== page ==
To Pray Three Times

Liturgical dancers prepare the congregation for worship at St. Michael's Church in Rochester, N.Y., April 6, 2004.

The summer I was ordained I spent a month as a substitute pastor in Kotzebue, an Eskimo village in the Alaskan Arctic. One of the courtesies I received from the villagers was a fifty cent admission for me and my guests to the folk dances they did for visiting tourists. In return, I was prompted to be one of the first of the onlookers to rise at the end of the performance to dance with local dancers.

Now, to my untutored eye, the native dances seemed rather simple. There was even a dance performed by women, seated astride a bench, paddling, in commemoration of the early Eskimo migration to Alaska. How much simpler could it get.

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On my last day, at the end of the dance, one of the elders called me aside. She first complimented me. “Father,” she said, “it’s good of you to dance with us.” Then, the killer comment: “Your heart is in it, but not your feet.” She was right. So, I blushed and laughed. Fortunately, my guests, young officers from the nearby early warning radar station, from the now-abandoned DEW line, had a lot more rhythm, and their dancing encouraged tourists to join in.

I tell the story to make clear that, although I enjoy viewing ballet and modern dance, I am not prepared to be a dance reviewer. But after a Holy Week evening prayer at Saint Ignatius of Loyola Parish in Chestnut Hill (MA), I want to praise dance as a form of prayer.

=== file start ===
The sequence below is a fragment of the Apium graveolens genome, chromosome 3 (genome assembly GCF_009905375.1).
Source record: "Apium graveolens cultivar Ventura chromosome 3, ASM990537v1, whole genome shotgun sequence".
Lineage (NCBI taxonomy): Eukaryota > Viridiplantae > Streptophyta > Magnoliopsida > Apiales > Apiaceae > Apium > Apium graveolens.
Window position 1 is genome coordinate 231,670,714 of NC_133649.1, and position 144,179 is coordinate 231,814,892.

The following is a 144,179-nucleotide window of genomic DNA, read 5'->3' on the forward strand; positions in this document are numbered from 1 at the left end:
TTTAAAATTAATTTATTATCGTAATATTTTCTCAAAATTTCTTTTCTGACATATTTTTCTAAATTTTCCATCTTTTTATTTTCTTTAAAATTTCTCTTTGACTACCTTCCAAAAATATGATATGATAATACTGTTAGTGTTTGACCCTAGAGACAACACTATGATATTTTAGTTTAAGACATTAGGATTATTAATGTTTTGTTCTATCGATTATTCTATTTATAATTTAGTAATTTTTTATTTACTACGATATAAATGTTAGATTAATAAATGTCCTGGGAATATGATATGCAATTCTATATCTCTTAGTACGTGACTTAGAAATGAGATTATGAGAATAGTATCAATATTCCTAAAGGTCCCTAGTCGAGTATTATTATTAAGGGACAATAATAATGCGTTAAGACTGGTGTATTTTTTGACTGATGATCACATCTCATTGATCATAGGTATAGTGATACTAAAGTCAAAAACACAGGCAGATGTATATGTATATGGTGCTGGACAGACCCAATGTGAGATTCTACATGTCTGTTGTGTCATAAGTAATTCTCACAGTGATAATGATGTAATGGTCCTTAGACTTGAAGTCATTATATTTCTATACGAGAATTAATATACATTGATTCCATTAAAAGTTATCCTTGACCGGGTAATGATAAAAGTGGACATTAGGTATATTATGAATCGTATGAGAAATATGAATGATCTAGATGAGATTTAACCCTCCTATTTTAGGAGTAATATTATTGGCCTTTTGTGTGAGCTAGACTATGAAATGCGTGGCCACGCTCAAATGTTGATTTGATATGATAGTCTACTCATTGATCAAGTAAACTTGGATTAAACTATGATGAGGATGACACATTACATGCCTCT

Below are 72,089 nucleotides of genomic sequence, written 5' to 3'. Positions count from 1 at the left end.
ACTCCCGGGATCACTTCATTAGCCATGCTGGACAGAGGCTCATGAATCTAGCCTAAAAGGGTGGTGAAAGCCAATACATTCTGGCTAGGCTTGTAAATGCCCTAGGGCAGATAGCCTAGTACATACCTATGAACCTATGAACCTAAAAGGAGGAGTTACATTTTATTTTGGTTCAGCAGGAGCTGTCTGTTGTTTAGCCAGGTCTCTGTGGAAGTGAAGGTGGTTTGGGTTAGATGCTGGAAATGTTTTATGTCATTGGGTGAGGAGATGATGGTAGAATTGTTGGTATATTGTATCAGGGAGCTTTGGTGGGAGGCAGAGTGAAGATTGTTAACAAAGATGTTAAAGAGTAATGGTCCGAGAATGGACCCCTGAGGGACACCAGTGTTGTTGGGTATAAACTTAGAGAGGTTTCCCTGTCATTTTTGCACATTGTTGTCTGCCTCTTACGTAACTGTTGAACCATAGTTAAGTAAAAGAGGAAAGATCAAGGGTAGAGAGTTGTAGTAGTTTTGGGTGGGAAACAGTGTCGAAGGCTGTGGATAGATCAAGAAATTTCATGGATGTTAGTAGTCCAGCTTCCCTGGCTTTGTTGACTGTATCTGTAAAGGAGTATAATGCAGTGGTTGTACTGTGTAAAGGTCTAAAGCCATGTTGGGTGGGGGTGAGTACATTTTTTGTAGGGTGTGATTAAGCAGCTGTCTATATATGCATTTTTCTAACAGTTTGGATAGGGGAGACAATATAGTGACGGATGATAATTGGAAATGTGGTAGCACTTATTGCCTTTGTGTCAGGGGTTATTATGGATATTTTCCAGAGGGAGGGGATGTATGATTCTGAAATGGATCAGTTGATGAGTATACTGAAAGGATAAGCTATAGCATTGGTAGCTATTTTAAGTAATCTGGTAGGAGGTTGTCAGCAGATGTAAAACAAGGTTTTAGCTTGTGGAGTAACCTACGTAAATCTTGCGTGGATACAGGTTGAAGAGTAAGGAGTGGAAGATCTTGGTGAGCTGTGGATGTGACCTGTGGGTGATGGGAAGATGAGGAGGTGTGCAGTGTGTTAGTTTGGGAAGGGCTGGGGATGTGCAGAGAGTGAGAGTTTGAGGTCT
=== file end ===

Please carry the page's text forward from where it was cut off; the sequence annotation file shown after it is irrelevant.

The program, performed by the Dance Ministry of St. Ignatius Church, consisted of prayers, hymns and dances with live musical accompaniment. There was even an imaginative playlet of Joanna, the daughter, of Jairus, comforting Peter after his denial, urging him to accept God’s love and to return to the disciples in the Upper Room.

After the first three numbers I thought of St. Augustine’s famous line, “He who sings, prays twice (Qui cantat, bis orat), and mused, “One who dances, prays three times.” Though I was only a pew-sitter, the dancing did stimulate livelier prayer in me.

The highlight in dance, musicality and prayerfulness was a solo, “Peter’s Tears,” danced by Steven Cornwall, a young Jamaican. The plaintive strains of the violin, expertly played by Adam Vaubel, was entitled “Kol Nidrei,” an ancient Aramaic song often song on the eve of Yom Kippur. It was the perfect lamentation to accompany the dance solo.  

Towards the end, a dance performed to David Haas’s “You are mine” drew the congregation in to pray in song.

Do not be afraid. I am with you.

I have called you each by name.

Come and follow me;

I will give you rest.

I love you, and you are mine.

As if to acknowledge the prayerful mood, the congregation sang softly.

At the very end, Fr. Robert VerEecke, S.J., the company’s longtime leader led the church in singing and dancing The Breastplate of Saint Patrick.

Christ before me,

Christ behind me,

Christ within me . . .

I sang and I danced the blessing. And my arms, I must confess, were no better coordinated than my feet had been in Kotzebue. But I left in peace with my spirit lifted in prayer.

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